London Markets: U.K. sees more bad economic news as Johnson rolls out Brexit bid

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Britain received further bad news on the economy as Prime Minister Boris Johnson rolled out his bid to reach a deal to leave the European Union.

The IHS Markit/CIPS U.K. construction purchasing managers index fell to 43.3 in September from 45 in August—the second-worst reading in more than a decade. Any reading below 50 indicates contraction.

Purchasing managers attributed the marked slowdown to Brexit uncertainty and the resulting hesitancy among clients, IHS said.

Johnson is sending what he says is the U.K.’s “final offer” for a Brexit deal to the European Union on Wednesday.

Russell Investments, in a new strategy note, says the U.K. will hold either an election or a second referendum to break the Brexit impasse, and that the chances of a no-deal Brexit are receding. The fund manager says U.K. equities are “moderately cheap” though there may be short-term losses ahead for large-caps due to sterling upside risks.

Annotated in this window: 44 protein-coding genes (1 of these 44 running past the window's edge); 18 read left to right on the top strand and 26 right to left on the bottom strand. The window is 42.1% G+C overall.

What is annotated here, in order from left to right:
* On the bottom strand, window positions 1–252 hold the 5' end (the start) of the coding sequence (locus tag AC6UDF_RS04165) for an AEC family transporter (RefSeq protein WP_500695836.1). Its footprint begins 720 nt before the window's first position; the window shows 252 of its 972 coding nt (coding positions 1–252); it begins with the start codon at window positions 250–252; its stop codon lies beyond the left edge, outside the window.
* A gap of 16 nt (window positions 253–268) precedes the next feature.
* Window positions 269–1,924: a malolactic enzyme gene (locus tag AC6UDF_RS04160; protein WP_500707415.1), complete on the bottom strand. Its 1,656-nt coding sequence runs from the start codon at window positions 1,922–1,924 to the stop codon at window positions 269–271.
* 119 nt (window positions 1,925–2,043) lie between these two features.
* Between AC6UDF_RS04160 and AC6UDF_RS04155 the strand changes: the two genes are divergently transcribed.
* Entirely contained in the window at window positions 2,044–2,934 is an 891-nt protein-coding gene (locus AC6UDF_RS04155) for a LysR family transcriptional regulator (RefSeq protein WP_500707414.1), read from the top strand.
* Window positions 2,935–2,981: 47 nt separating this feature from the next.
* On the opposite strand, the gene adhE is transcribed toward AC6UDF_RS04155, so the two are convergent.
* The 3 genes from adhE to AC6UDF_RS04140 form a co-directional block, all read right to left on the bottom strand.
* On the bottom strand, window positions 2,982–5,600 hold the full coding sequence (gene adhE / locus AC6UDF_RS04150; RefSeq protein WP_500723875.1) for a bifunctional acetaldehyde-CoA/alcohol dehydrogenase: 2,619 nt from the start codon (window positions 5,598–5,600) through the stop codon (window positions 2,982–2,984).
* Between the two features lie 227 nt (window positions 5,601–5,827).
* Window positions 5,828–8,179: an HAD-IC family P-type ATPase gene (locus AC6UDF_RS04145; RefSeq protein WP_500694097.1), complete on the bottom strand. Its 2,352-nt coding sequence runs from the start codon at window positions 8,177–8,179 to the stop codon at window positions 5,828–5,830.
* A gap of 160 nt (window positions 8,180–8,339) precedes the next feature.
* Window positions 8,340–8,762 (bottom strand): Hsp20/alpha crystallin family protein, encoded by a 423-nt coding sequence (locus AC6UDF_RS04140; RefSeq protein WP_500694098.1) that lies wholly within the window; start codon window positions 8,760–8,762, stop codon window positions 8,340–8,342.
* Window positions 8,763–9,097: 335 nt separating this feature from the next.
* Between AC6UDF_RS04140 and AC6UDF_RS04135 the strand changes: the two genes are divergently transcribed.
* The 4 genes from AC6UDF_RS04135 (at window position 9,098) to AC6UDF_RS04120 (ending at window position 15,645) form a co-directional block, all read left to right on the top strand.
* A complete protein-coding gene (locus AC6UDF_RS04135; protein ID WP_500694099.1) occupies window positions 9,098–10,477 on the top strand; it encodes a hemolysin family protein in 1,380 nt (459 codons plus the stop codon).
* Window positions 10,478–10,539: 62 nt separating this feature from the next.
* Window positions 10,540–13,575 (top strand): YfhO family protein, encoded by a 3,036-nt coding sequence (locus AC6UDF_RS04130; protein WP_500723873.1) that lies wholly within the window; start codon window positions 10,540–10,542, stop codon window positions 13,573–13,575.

The U.K. FTSE 100 UKX, -1.97%  skidded 1.48% to 7251.33, with markets across Europe feeling the pain from weak U.S. manufacturing data released on Tuesday.

The pound GBPUSD, -0.4307%  traded at $1.2243, down from $1.2305 on Tuesday.

Tesco TSCO, +0.29%  was in focus as the supermarket group reported a rise in pretax profit and also announced the departure of its chief executive.

Tesco’s “strong interims confirm major self-help helping overcome a tough U.K. backdrop,” said analysts at Jefferies, which reiterated a buy rating. “But also acknowledge that the news of Dave Lewis stepping down in 2020 to be replaced by Ken Murphy should prove unhelpful.”